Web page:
Can you fit an island into a galley kitchen? Interior design experts share their advice

Adding an island to a galley kitchen can seem like an impossible task. With their narrow layouts and confined spaces, galley kitchens don’t always lend themselves well to a large additional piece of cabinetry and countertop. However, with some creative planning and compact design, incorporating an island into a galley kitchen is doable for many homeowners. We spoke with interior designers to get their expert advice on how to add an island to a galley kitchen.

What are the benefits of adding an island?

An island can provide numerous benefits for a galley kitchen, making excellent use of the limited space. Here are some of the top reasons to consider adding one:

  • More workspace and storage: Islands maximize work surface and storage in a small galley kitchen. The countertop provides a place for food prep and dining, while the base cabinets and drawers offer abundant storage solutions.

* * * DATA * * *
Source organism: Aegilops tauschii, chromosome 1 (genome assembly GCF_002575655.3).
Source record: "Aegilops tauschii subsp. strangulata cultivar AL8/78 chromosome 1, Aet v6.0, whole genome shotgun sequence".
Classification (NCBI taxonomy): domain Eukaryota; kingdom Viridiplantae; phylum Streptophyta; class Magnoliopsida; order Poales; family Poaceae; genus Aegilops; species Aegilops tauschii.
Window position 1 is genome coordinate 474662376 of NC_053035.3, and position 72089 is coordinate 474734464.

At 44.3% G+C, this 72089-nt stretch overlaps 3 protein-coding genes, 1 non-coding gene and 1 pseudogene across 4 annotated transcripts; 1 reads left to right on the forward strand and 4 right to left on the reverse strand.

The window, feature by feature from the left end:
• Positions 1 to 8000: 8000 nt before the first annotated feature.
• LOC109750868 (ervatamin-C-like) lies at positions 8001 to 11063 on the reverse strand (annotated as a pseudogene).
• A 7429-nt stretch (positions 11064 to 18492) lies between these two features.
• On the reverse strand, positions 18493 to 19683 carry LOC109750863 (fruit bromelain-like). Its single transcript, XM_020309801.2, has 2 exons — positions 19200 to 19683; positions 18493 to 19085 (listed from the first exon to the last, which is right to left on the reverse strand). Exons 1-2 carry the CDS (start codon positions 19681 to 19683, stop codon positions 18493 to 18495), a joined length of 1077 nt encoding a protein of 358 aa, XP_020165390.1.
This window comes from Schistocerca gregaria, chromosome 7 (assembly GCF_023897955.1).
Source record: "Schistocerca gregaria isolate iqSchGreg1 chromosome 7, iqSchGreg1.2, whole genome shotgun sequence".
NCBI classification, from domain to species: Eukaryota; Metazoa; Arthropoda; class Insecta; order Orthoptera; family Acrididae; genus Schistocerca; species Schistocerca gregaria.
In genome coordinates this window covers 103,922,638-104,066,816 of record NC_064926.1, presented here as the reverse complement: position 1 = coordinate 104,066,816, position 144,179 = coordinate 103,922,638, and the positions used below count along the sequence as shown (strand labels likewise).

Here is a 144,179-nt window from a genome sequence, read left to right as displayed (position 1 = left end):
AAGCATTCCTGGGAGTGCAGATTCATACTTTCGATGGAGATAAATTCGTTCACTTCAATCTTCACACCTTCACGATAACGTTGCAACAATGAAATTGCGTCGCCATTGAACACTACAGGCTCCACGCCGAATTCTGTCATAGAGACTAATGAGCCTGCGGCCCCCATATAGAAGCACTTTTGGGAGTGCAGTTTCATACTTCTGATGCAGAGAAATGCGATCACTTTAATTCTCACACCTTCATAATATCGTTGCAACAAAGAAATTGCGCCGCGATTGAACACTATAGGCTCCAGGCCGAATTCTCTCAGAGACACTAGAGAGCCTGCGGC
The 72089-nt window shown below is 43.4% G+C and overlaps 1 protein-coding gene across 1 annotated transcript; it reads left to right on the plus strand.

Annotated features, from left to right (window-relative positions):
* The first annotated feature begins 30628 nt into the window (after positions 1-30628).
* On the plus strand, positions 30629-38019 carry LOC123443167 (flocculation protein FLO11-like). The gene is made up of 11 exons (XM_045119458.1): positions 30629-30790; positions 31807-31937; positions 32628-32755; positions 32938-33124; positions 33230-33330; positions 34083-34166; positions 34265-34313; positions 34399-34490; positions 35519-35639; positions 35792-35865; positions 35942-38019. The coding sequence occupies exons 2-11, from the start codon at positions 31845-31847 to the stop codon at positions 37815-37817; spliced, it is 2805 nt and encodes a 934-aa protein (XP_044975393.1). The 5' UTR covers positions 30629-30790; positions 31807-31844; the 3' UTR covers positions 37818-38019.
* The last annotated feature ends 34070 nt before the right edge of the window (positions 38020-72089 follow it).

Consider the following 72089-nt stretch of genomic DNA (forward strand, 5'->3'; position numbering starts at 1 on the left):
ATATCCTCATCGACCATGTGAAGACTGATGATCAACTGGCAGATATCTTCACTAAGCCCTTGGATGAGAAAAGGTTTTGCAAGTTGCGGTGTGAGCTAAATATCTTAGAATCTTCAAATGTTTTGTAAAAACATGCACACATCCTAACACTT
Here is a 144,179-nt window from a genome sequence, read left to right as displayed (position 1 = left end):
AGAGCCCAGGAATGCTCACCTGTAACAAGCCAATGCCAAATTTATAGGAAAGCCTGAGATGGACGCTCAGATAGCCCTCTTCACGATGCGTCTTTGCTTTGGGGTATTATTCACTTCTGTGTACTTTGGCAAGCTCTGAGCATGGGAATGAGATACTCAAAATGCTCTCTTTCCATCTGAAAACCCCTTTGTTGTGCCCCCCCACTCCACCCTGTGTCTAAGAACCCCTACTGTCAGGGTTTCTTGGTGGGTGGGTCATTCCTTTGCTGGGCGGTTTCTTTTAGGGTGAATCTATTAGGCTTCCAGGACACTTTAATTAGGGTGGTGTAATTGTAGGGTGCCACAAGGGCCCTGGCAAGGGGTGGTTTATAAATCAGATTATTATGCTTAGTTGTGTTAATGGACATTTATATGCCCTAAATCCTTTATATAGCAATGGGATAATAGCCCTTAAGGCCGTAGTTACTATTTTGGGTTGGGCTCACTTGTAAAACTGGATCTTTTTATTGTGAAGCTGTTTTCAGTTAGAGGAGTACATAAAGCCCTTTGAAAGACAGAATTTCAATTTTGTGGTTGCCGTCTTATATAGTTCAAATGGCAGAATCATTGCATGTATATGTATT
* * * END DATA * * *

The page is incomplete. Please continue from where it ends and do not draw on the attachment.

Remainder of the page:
• Traffic flow: Islands can direct and control foot traffic in an efficient galley layout. Placement of an island can define the kitchen’s work zones.
  • Multipurpose usage: Islands can serve multiple purposes. In addition to providing workspace and storage, they can house small appliances, sinks, dishware, and seating.
  • Adds visual interest: A thoughtfully designed island adds style, character and aesthetic appeal to a galley kitchen. It breaks up the monotonous look of wall cabinets lining a narrow space.

Considerations for adding an island